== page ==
Giving adoration to God through appropriate acts of praise that recognize His greatness, His honor, and His position. These acts are done in corporate or individual settings, and according to standards given by God and pleasing to Him. These acts will be expressed either:
- Internally in heart actions or mental assent,or
- Externally through words and deeds.
Acts of adoration such as being prostrate, bowing, kneeling, raising hands, singing, and even giving mental assents or verbal shouts of praise are some ways to extol God’s greatness, honor, and position.
Practical Action Steps in Worship
Since practice leads to mastery, here are five action steps to help the believer in practicing worship.
1. Choose to Worship Actively, With Intent.
And those who were in the boat worshiped Him, saying, “You are certainly God’s Son!” (Mt 14:33).
Worship is a choice. Worship is an action where you put your focus on God. The disciples in the boat verbally acted to give worship directly to Jesus.
There are at least thirteen Hebrew and Greek words used for “worship” in the Bible. These words emphasize some type of action towards an object of adoration. The emphasis, then, is on the doing of worship. Also, other words like falling, blessing, or praising when used in worship contexts indicate an action of homage as well. You must work at worship rather than passively absorb it.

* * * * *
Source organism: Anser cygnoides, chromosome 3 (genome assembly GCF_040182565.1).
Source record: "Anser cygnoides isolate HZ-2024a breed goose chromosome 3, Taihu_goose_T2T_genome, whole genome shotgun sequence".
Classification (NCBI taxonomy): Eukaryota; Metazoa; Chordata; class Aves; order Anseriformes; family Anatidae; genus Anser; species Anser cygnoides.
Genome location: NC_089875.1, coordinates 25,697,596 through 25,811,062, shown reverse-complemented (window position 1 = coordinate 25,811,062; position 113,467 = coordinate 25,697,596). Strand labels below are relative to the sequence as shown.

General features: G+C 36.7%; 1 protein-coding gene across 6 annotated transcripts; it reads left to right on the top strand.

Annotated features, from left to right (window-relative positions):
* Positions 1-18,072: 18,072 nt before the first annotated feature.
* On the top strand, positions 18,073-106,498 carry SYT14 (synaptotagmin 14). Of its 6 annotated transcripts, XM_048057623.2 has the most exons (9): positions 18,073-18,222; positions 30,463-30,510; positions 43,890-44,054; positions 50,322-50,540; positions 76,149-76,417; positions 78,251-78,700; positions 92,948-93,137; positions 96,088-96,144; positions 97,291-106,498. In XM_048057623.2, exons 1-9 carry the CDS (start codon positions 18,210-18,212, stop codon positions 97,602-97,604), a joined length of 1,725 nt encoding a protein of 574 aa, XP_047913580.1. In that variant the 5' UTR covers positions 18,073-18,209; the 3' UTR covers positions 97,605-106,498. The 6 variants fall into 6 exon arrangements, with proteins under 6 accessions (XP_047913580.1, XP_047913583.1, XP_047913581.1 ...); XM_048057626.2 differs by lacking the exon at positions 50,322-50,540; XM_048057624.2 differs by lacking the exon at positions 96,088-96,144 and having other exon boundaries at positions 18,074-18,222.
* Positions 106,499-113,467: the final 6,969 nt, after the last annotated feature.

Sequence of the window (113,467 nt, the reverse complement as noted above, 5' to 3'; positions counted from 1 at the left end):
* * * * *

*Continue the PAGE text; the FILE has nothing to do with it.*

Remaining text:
We must purposefully choose to engage in worship as we think about God’s greatness, honor, and position. We can bring this mindset to a Sunday corporate service or a personal time of Bible reading on a Monday.
Psalm 95:6 states, “Come, let us worship and bow down. Let us kneel before the Lord our Maker.”
We all must make a conscious decision to practice worship. Do not let it just be something that happens. Like prayer, I have found, if I do not schedule time, it does not happen as often as I would want. I believe we need to make a conscious decision to worship more frequently. When attending a service, acknowledge, “I am here to worship.” Or when having your daily devotions: “I am here to worship.” It sounds too simple, but it can keep us from simply going through the motions of religious duty.